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Fly the De Havilland Beaver with Unreal Engine Visualization

This example shows how to model the De Havilland Beaver using Simulink® and Aerospace Blockset™ software with Unreal Engine® (UE) visualization. It also shows how to use a pilot's joystick to fly the De Havilland Beaver in either the Airport or Griffiss Airport scenes.

The De Havilland Beaver model includes airframe dynamics and aerodynamics. Effects of the atmosphere are also modeled, such as wind profiles for the landing phase.

The Fly the De Havilland Beaver example interfaces with the FlightGear flight simulator. This example explores the use of UE visualization.

Explore UE Visualization

To begin the conversion, open the De Havilland Beaver Airframe > Aircraft Dynamics subsystem and add the pilot commands to ACBus so that the control surface movements can be included in the visualization.


Replace the three animation and FlightGear blocks on the right side of the model with a single subsystem called UE Visualization that takes the ACBus as input.


In the new UE Visualization subsystem, add a Simulation 3D Aircraft block first, and then the Simulation 3D Scene Configuration block. Double-click the aircraft block and clear Enable altitude sensor in the Altitude Sensor tab, then click OK.

Connect the ACBus input to a bus selector and configure it to output Xe (body location), [phi, theta, psi] (body rotation), and Pilot (actuator commands). Send that data to the translation and rotation subsystems as shown below.


The Sky Hogg aircraft type represents the De Havilland Beaver, although it is a smaller and less massive airframe than the Beaver. To properly visualize the Beaver, create a skeletal mesh for it using the General Aviation skeleton and import that FBX file imported into Unreal Editor®. For more details, see Prepare Custom Aircraft Mesh for the Unreal Editor and General Aviation.

To place the aircraft in a better location in the Airport and Griffiss Airport maps, the UE Translation Subsystem adds an offset to the body location.


The Translation and Rotation inputs to the Simulation 3D Aircraft block are sized as [11x3] as required for the Sky Hogg aircraft type. The following table shows what part of the aircraft each of these affect. Note that, other than the body, only one rotation of the six degrees of freedom is enabled for each part. SkyHoggTable_76.png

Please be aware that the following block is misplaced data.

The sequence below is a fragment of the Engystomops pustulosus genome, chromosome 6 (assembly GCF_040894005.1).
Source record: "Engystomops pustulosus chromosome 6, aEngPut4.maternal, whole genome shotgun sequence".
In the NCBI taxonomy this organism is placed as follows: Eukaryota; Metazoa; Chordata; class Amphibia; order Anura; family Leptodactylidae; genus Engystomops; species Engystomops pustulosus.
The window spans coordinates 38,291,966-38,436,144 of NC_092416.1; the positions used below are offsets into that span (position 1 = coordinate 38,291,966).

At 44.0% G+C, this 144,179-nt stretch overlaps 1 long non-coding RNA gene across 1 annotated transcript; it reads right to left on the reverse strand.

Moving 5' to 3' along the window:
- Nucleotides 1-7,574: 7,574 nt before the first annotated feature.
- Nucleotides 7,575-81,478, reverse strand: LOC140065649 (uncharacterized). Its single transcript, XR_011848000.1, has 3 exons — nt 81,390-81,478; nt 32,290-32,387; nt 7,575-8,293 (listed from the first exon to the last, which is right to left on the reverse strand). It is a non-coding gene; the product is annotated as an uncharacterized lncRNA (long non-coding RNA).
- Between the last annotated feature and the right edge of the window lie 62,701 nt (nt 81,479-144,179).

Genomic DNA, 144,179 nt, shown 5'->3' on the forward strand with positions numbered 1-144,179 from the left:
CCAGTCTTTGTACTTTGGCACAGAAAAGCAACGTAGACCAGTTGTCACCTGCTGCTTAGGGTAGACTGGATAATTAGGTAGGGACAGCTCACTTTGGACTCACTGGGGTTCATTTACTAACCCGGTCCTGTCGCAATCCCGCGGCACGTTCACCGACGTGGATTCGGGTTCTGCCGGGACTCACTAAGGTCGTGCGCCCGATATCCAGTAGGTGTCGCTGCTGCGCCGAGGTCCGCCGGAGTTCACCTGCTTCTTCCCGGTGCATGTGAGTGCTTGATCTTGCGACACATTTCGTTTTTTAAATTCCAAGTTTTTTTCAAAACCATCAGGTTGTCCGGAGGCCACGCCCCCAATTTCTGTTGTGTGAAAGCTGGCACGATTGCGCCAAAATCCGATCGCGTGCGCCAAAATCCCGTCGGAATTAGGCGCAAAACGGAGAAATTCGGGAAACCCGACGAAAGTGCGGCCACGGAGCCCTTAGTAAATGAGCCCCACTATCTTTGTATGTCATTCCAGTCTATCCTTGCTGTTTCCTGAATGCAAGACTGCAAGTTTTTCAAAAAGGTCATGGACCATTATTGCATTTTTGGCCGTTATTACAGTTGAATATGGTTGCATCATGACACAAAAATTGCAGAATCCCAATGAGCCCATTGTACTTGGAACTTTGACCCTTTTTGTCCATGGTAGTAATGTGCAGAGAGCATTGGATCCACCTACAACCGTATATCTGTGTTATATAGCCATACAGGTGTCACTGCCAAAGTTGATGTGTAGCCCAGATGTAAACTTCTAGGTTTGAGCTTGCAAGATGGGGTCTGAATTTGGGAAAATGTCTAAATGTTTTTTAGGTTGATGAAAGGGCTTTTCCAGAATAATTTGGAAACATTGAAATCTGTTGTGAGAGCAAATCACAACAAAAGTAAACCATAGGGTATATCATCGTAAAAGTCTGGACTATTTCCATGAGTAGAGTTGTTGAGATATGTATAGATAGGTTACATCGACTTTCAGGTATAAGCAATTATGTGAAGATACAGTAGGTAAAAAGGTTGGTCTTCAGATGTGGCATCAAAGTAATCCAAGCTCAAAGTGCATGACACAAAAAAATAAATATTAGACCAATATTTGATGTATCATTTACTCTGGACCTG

The UE Rotation Subsystem assembles the [11x3] rotation matrix using the body rotations as well as pilot actuator commands for the propeller RPM, rudder, elevator, left and right ailerons, and flaps.


Open the model.

mdl = "asbdhc2_FlyBeaverUE";


Before running the model, note that Simulation Pacing has been turned on so that the simulation clock matches the wall clock.

  • Make sure your joystick is connected.

  • Click the Run button, then allow a few seconds for the 3D visualization window to initialize.

  • Use the joystick to fly the aircraft. Make a left turn to fly towards the airport.

  • Once it is simulating, you can switch between camera views by first left-clicking inside the 3D window, then using the keys 0 through 9 to choose between ten preconfigured camera positions. For flight simulation, views 2 (behind) and 5 (cockpit) are the most useful. For more information on camera views, see the Run Simulation section in Customize Scenes Using Simulink and Unreal Editor.

Beaver_overAirportUpdated (3).png

To fly in the Griffiss Airport scene, double-click the Simulation 3D Scene Configuration block to open its mask, and set the Scene source to Unreal Editor. Enter the Project location (i.e., the location to which you save the AutoVrtlEnv.uproject file from the support package), then click the Open Unreal Editor button and close the mask. Once Unreal Editor opens, change the map to Griffiss Airport (find the folder MathWorksAerospaceContent Content > Maps and double-click GriffissAirport).

Click the Run button, and once the model has compiled and "Initializing" is displaying on the bottom bar, press the Play button in Unreal Editor. Allow a few seconds for the connection to be made and simulation to begin.


See Also


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